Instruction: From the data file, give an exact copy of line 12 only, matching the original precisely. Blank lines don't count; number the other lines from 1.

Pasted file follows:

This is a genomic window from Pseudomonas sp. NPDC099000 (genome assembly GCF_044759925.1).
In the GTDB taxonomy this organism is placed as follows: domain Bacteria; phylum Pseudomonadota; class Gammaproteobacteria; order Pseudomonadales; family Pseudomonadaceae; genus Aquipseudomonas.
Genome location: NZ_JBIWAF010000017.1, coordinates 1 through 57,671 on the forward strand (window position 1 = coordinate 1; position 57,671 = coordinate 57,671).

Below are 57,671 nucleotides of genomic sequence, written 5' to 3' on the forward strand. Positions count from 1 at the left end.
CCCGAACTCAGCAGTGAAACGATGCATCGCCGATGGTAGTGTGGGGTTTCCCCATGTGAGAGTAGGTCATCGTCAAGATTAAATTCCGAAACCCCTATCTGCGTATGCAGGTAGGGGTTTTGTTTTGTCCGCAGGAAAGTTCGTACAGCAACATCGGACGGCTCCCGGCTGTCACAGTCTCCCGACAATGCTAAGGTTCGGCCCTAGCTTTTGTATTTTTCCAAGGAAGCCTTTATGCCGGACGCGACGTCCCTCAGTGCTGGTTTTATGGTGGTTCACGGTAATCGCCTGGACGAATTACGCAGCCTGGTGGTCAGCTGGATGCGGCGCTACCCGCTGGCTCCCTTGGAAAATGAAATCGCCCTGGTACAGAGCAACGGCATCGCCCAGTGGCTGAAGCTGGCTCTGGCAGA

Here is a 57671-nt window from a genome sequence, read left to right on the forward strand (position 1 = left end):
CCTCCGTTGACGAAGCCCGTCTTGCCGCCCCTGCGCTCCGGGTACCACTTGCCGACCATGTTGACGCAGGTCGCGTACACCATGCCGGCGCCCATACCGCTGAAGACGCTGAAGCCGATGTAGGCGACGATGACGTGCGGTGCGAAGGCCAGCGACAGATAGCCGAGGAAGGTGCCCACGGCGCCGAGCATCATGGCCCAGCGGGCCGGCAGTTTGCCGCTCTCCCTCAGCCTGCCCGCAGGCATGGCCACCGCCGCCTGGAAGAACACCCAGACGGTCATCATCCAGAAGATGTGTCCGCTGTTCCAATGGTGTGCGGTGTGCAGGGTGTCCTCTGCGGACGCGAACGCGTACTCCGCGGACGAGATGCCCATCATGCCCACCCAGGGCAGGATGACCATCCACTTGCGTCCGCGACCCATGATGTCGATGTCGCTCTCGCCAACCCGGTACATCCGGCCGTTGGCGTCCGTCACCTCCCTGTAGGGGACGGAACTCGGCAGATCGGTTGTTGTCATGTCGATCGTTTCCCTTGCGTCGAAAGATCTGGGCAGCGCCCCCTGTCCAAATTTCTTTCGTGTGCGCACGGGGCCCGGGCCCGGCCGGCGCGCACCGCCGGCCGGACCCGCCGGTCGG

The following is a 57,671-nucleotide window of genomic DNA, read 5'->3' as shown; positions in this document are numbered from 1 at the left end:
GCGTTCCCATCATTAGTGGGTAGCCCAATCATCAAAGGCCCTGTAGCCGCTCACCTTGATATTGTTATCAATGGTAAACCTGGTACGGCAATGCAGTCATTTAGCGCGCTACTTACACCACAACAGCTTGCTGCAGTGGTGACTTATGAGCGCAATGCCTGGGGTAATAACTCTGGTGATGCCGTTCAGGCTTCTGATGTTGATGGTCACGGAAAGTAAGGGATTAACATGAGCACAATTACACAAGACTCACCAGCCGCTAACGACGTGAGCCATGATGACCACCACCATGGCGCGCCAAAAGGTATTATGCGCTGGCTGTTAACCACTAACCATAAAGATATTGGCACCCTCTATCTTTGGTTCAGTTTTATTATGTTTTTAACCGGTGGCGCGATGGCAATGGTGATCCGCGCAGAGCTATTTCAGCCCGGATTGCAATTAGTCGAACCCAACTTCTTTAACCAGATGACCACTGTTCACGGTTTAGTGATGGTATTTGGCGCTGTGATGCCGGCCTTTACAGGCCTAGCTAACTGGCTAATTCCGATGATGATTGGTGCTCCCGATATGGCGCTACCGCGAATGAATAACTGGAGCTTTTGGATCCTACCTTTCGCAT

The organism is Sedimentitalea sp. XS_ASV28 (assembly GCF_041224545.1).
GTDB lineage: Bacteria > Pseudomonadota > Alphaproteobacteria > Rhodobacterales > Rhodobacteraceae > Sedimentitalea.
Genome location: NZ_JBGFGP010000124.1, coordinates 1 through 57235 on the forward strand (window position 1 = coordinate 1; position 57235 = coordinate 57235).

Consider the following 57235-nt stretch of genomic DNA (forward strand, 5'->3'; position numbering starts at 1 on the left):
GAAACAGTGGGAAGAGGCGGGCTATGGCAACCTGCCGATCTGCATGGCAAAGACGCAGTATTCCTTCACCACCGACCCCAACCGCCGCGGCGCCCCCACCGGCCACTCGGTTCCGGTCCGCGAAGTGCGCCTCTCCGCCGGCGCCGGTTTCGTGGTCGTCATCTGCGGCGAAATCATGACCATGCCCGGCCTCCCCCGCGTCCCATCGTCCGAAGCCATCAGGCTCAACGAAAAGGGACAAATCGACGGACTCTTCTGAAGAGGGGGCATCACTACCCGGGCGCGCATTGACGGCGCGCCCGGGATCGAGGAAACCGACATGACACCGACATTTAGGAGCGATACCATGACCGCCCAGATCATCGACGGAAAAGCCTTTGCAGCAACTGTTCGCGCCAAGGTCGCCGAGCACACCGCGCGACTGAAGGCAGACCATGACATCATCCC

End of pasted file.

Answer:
Genome location: NZ_JBGFGP010000124.1, coordinates 1 through 57235 on the forward strand (window position 1 = coordinate 1; position 57235 = coordinate 57235).